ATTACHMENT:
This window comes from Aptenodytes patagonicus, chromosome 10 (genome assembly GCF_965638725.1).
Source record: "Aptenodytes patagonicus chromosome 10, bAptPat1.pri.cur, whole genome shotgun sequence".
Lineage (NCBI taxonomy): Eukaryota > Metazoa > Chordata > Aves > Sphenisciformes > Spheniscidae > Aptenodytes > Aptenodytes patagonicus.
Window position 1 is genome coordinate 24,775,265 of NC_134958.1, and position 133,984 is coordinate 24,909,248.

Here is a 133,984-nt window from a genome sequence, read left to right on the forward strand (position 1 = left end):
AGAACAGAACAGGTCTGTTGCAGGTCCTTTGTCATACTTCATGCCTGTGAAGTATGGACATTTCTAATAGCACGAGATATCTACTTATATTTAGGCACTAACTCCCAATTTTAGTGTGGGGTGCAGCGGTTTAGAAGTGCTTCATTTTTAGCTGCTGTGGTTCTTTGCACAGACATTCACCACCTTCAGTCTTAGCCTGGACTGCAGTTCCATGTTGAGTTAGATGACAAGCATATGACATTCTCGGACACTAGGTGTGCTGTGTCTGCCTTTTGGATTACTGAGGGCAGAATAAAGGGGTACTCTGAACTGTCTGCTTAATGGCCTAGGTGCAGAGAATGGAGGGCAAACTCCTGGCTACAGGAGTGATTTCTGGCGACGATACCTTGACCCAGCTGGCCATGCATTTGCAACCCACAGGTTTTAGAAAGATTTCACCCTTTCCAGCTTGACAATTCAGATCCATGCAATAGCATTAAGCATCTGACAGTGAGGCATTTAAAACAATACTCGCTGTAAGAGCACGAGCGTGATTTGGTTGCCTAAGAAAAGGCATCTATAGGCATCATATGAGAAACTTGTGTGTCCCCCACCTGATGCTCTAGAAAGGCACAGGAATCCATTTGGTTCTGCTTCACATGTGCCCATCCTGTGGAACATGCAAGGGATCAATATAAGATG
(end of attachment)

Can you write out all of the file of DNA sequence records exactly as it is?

This window comes from Aptenodytes patagonicus, chromosome 10 (genome assembly GCF_965638725.1).
Source record: "Aptenodytes patagonicus chromosome 10, bAptPat1.pri.cur, whole genome shotgun sequence".
Lineage (NCBI taxonomy): Eukaryota > Metazoa > Chordata > Aves > Sphenisciformes > Spheniscidae > Aptenodytes > Aptenodytes patagonicus.
Window position 1 is genome coordinate 24,775,265 of NC_134958.1, and position 133,984 is coordinate 24,909,248.

Here is a 133,984-nt window from a genome sequence, read left to right on the forward strand (position 1 = left end):
AGAACAGAACAGGTCTGTTGCAGGTCCTTTGTCATACTTCATGCCTGTGAAGTATGGACATTTCTAATAGCACGAGATATCTACTTATATTTAGGCACTAACTCCCAATTTTAGTGTGGGGTGCAGCGGTTTAGAAGTGCTTCATTTTTAGCTGCTGTGGTTCTTTGCACAGACATTCACCACCTTCAGTCTTAGCCTGGACTGCAGTTCCATGTTGAGTTAGATGACAAGCATATGACATTCTCGGACACTAGGTGTGCTGTGTCTGCCTTTTGGATTACTGAGGGCAGAATAAAGGGGTACTCTGAACTGTCTGCTTAATGGCCTAGGTGCAGAGAATGGAGGGCAAACTCCTGGCTACAGGAGTGATTTCTGGCGACGATACCTTGACCCAGCTGGCCATGCATTTGCAACCCACAGGTTTTAGAAAGATTTCACCCTTTCCAGCTTGACAATTCAGATCCATGCAATAGCATTAAGCATCTGACAGTGAGGCATTTAAAACAATACTCGCTGTAAGAGCACGAGCGTGATTTGGTTGCCTAAGAAAAGGCATCTATAGGCATCATATGAGAAACTTGTGTGTCCCCCACCTGATGCTCTAGAAAGGCACAGGAATCCATTTGGTTCTGCTTCACATGTGCCCATCCTGTGGAACATGCAAGGGATCAATATAAGATG